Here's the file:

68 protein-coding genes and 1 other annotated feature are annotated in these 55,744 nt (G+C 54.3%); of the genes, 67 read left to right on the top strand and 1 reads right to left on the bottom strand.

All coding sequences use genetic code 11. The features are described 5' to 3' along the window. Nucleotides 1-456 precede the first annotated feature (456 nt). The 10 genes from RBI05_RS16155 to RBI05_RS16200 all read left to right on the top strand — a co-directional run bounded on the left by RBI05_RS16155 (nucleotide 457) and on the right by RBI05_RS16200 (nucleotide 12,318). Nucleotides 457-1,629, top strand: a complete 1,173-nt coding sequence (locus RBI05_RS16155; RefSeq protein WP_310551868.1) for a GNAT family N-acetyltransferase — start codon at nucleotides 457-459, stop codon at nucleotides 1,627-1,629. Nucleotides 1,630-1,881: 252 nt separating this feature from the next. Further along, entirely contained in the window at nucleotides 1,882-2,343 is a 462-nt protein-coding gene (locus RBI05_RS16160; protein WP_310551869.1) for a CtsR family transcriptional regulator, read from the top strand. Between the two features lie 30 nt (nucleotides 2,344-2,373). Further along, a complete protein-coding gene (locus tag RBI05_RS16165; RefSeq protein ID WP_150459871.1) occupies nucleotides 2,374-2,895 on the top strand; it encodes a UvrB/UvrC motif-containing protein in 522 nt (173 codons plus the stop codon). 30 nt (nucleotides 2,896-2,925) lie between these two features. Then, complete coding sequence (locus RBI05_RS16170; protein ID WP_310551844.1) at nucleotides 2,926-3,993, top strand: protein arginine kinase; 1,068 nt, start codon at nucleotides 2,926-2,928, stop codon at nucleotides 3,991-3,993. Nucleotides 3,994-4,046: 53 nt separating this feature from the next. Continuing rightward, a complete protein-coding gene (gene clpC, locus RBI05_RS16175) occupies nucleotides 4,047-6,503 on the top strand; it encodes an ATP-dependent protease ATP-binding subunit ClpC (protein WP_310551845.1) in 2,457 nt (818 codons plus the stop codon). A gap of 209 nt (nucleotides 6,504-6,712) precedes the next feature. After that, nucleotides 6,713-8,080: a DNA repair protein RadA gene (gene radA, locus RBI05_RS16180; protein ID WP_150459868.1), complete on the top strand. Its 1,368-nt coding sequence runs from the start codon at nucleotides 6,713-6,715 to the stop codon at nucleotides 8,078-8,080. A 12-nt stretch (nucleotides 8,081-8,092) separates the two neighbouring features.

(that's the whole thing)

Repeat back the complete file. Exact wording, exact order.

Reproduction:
68 protein-coding genes and 1 other annotated feature are annotated in these 55,744 nt (G+C 54.3%); of the genes, 67 read left to right on the top strand and 1 reads right to left on the bottom strand.

All coding sequences use genetic code 11. The features are described 5' to 3' along the window. Nucleotides 1-456 precede the first annotated feature (456 nt). The 10 genes from RBI05_RS16155 to RBI05_RS16200 all read left to right on the top strand — a co-directional run bounded on the left by RBI05_RS16155 (nucleotide 457) and on the right by RBI05_RS16200 (nucleotide 12,318). Nucleotides 457-1,629, top strand: a complete 1,173-nt coding sequence (locus RBI05_RS16155; RefSeq protein WP_310551868.1) for a GNAT family N-acetyltransferase — start codon at nucleotides 457-459, stop codon at nucleotides 1,627-1,629. Nucleotides 1,630-1,881: 252 nt separating this feature from the next. Further along, entirely contained in the window at nucleotides 1,882-2,343 is a 462-nt protein-coding gene (locus RBI05_RS16160; protein WP_310551869.1) for a CtsR family transcriptional regulator, read from the top strand. Between the two features lie 30 nt (nucleotides 2,344-2,373). Further along, a complete protein-coding gene (locus tag RBI05_RS16165; RefSeq protein ID WP_150459871.1) occupies nucleotides 2,374-2,895 on the top strand; it encodes a UvrB/UvrC motif-containing protein in 522 nt (173 codons plus the stop codon). 30 nt (nucleotides 2,896-2,925) lie between these two features. Then, complete coding sequence (locus RBI05_RS16170; protein ID WP_310551844.1) at nucleotides 2,926-3,993, top strand: protein arginine kinase; 1,068 nt, start codon at nucleotides 2,926-2,928, stop codon at nucleotides 3,991-3,993. Nucleotides 3,994-4,046: 53 nt separating this feature from the next. Continuing rightward, a complete protein-coding gene (gene clpC, locus RBI05_RS16175) occupies nucleotides 4,047-6,503 on the top strand; it encodes an ATP-dependent protease ATP-binding subunit ClpC (protein WP_310551845.1) in 2,457 nt (818 codons plus the stop codon). A gap of 209 nt (nucleotides 6,504-6,712) precedes the next feature. After that, nucleotides 6,713-8,080: a DNA repair protein RadA gene (gene radA, locus RBI05_RS16180; protein ID WP_150459868.1), complete on the top strand. Its 1,368-nt coding sequence runs from the start codon at nucleotides 6,713-6,715 to the stop codon at nucleotides 8,078-8,080. A 12-nt stretch (nucleotides 8,081-8,092) separates the two neighbouring features.